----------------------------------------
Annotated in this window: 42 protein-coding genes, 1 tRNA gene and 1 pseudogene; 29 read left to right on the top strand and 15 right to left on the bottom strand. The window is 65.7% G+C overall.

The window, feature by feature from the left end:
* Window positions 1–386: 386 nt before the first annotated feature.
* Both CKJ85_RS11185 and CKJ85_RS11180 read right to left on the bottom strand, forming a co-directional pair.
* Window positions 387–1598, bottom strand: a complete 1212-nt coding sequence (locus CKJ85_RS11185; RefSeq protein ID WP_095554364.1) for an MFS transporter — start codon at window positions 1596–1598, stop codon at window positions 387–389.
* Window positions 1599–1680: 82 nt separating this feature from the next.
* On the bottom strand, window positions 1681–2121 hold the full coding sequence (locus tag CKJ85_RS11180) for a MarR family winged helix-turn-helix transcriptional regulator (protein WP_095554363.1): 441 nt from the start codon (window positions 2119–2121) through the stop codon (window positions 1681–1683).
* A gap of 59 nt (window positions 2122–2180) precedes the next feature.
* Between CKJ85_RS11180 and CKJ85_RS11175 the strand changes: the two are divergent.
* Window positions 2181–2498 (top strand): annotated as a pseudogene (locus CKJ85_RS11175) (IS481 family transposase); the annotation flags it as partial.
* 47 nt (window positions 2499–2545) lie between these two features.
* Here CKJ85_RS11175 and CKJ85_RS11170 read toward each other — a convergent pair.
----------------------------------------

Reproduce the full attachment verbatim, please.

Annotated in this window: 42 protein-coding genes, 1 tRNA gene and 1 pseudogene; 29 read left to right on the top strand and 15 right to left on the bottom strand. The window is 65.7% G+C overall.

The window, feature by feature from the left end:
* Window positions 1–386: 386 nt before the first annotated feature.
* Both CKJ85_RS11185 and CKJ85_RS11180 read right to left on the bottom strand, forming a co-directional pair.
* Window positions 387–1598, bottom strand: a complete 1212-nt coding sequence (locus CKJ85_RS11185; RefSeq protein ID WP_095554364.1) for an MFS transporter — start codon at window positions 1596–1598, stop codon at window positions 387–389.
* Window positions 1599–1680: 82 nt separating this feature from the next.
* On the bottom strand, window positions 1681–2121 hold the full coding sequence (locus tag CKJ85_RS11180) for a MarR family winged helix-turn-helix transcriptional regulator (protein WP_095554363.1): 441 nt from the start codon (window positions 2119–2121) through the stop codon (window positions 1681–1683).
* A gap of 59 nt (window positions 2122–2180) precedes the next feature.
* Between CKJ85_RS11180 and CKJ85_RS11175 the strand changes: the two are divergent.
* Window positions 2181–2498 (top strand): annotated as a pseudogene (locus CKJ85_RS11175) (IS481 family transposase); the annotation flags it as partial.
* 47 nt (window positions 2499–2545) lie between these two features.
* Here CKJ85_RS11175 and CKJ85_RS11170 read toward each other — a convergent pair.